SUMMARY OF: A Performance Audit of the University
of Alaska (UA) Travel

Why DLA Performed This Audit

The audit of the university’s travel was requested to identify potential savings and efficiencies. This audit reports travel expenditures, identifies opportunities for reducing costs and gaining efficiencies, provides recommendations to reduce the university’s travel expenditures, and provides a status of prior travel audit recommendations.

Report Conclusions

The university’s travel expenditures fluctuated between $22.1 million in FY 12 and $21.9 million in FY 14 with a significant decrease to $18.6 million in FY 15. According to management, the number of trips was intentionally decreased in FY 15 to contain costs. Further savings could be realized if UA implements changes recommended in this audit. A review of UA’s procurement practices found UA did not leverage its buying power and did not take advantage of the State’s contracts to achieve the best possible price for travel. Numerous State of Alaska contracts are available to the university that would help reduce travel costs. The audit estimates that the university could have reduced travel costs in FY 15 by $257,000 in airfares and $132,000 in car rentals if the State’s contracts had been utilized. Although the State’s airfare contracts were not utilized, the university did take advantage of savings offered through the Alaska Airlines EasyBiz program. In FY 15, the university redeemed 3.6 million EasyBiz miles for 234 tickets. Using the EasyBiz program reduced UA airfare costs; however, internal controls over EasyBiz mileage need improvement to ensure the efficient and authorized use of miles. The audit found UA’s travel scheduling and purchasing processes are decentralized with no single system used by all departments. The system-wide use of a travel booking tool and a single university credit card account would improve efficiency, transparency, and reduce costs. In FY 15, UA implemented a new electronic travel and expense management system. Despite its benefits, several University of Alaska Fairbanks (UAF) departments opted out of using the new system and did not realize the improved efficiency and transparency provided by the system.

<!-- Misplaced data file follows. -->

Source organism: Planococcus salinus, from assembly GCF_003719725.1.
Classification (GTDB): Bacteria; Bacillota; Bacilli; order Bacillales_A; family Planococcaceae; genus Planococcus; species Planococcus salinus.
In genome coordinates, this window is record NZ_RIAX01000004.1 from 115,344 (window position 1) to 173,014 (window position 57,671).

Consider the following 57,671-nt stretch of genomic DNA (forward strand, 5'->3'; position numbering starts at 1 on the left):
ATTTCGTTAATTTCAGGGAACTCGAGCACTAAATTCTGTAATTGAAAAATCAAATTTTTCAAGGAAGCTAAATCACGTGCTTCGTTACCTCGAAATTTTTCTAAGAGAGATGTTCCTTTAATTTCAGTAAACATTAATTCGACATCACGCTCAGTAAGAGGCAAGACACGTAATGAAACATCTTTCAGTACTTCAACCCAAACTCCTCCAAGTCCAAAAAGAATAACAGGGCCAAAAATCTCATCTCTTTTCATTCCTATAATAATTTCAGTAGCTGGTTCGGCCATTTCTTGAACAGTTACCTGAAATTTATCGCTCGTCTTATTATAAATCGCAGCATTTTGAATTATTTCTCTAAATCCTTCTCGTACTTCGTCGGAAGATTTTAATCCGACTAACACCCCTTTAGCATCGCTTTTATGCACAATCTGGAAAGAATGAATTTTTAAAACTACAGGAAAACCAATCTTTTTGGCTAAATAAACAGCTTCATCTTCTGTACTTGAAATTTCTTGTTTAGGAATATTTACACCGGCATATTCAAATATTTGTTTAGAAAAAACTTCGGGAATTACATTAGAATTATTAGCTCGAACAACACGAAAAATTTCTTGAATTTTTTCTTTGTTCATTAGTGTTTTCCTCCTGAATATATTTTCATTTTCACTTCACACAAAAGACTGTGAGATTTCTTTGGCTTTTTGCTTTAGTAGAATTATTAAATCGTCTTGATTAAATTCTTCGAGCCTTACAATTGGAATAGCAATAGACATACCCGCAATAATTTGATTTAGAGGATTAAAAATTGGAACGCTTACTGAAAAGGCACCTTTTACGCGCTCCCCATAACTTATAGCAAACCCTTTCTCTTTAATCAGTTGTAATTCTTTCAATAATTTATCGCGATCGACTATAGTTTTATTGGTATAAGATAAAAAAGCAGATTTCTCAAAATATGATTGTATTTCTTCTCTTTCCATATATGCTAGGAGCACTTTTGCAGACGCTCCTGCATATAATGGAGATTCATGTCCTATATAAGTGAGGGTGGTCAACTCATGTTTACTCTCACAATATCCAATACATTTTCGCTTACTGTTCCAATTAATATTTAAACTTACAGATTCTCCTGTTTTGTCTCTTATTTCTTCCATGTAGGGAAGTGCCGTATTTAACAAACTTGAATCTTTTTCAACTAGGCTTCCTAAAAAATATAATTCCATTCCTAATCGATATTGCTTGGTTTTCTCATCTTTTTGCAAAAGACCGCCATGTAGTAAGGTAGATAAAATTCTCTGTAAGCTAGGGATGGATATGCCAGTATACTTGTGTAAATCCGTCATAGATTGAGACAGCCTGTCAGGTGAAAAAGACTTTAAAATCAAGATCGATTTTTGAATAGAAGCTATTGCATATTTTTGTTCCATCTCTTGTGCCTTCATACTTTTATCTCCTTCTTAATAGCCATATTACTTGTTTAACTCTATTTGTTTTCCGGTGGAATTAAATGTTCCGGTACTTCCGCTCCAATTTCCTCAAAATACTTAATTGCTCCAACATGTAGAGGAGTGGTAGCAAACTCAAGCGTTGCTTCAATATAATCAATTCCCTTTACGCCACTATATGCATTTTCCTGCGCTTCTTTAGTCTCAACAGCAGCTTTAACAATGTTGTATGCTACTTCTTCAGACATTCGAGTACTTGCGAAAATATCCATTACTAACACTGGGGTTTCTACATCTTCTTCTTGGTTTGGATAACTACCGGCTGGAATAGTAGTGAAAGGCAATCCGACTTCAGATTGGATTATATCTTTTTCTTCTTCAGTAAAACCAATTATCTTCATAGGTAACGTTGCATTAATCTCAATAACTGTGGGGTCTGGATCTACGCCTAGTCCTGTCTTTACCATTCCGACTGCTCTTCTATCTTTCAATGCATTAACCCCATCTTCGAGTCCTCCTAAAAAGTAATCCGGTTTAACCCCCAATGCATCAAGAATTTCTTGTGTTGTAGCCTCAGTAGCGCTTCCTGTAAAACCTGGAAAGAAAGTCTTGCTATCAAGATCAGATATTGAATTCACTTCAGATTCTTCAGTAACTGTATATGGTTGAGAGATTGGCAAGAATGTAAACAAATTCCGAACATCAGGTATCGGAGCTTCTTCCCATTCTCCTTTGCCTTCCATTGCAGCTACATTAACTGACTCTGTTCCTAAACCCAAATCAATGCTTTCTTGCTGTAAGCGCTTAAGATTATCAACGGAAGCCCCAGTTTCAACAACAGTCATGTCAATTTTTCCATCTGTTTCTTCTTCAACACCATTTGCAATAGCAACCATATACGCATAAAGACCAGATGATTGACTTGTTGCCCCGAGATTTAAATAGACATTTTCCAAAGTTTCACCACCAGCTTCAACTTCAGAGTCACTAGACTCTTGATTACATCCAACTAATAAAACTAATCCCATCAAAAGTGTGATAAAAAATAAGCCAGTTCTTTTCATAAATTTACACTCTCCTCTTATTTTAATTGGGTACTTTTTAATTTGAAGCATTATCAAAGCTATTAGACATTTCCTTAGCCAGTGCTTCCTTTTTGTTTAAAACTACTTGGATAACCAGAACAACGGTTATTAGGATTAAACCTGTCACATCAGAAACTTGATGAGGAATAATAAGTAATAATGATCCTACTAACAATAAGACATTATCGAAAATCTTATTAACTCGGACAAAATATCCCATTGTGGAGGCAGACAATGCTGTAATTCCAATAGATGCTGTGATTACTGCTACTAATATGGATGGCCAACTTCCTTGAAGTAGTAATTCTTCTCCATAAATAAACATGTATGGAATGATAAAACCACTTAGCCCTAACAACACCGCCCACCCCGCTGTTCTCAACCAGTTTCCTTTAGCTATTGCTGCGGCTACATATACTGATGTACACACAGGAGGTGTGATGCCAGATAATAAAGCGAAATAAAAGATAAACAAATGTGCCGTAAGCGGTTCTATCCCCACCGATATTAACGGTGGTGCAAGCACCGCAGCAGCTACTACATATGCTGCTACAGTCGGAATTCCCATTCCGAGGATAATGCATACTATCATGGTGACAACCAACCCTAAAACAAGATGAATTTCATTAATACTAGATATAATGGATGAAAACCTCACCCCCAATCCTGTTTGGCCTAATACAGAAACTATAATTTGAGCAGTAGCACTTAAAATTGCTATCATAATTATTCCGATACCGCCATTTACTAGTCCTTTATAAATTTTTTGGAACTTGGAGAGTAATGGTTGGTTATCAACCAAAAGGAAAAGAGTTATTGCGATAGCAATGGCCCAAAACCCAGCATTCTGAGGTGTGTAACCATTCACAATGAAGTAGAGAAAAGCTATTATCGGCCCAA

The audit identifies four opportunities to reduce costs. First, purchasing airfares 14 days in advance would allow travelers to take advantage of the best rates available. Second, requesting the government lodging rate would have reduced UA’s lodging expenses by an estimated $44,000 in FY 15. Third, denying reimbursement of avoidable lodging taxes would have saved approximately $167,000. Finally, using campus lodging in the summer months would reduce lodging costs. In the transactions tested, using campus lodging during summer months could have reduced lodging costs by $24,000 in FY 15. To be effective, travel policy changes recommended by this audit should be codified in the university’s travel regulations. The audit found improvements were needed in the review of travel transactions. Testing of 140 travel transactions processed in FY 15 found 23 instances of noncompliance with UA regulations. The errors affected transportation, lodging, and per diem, resulting in incorrect calculations or reimbursements, inadequate approvals, and lack of documentation.


Findings and Recommendations

1. UA’s chief financial officer (CFO) should implement a consistent system-wide accounting structure to record travel.
2. UA’s CFO should take full advantage of State of Alaska travel related contracts to reduce travel costs.
3. UA’s president should consider acquiring a booking tool to obtain discounts and improve management of travel.
4. UA’s president should establish regulations to improve internal controls over EasyBiz accounts and mileage.
5. UA’s president should require the travel and expense management system be implemented by all UAF departments.
6. UA’s president should consolidate the three UA-issued credit cards into a single corporate account and limit use of personal credit cards for travel.
7. UA’s president should improve travel regulations to reduce travel costs.
8. UA’s CFO should work with each campus’ management to improve the review of travel transactions.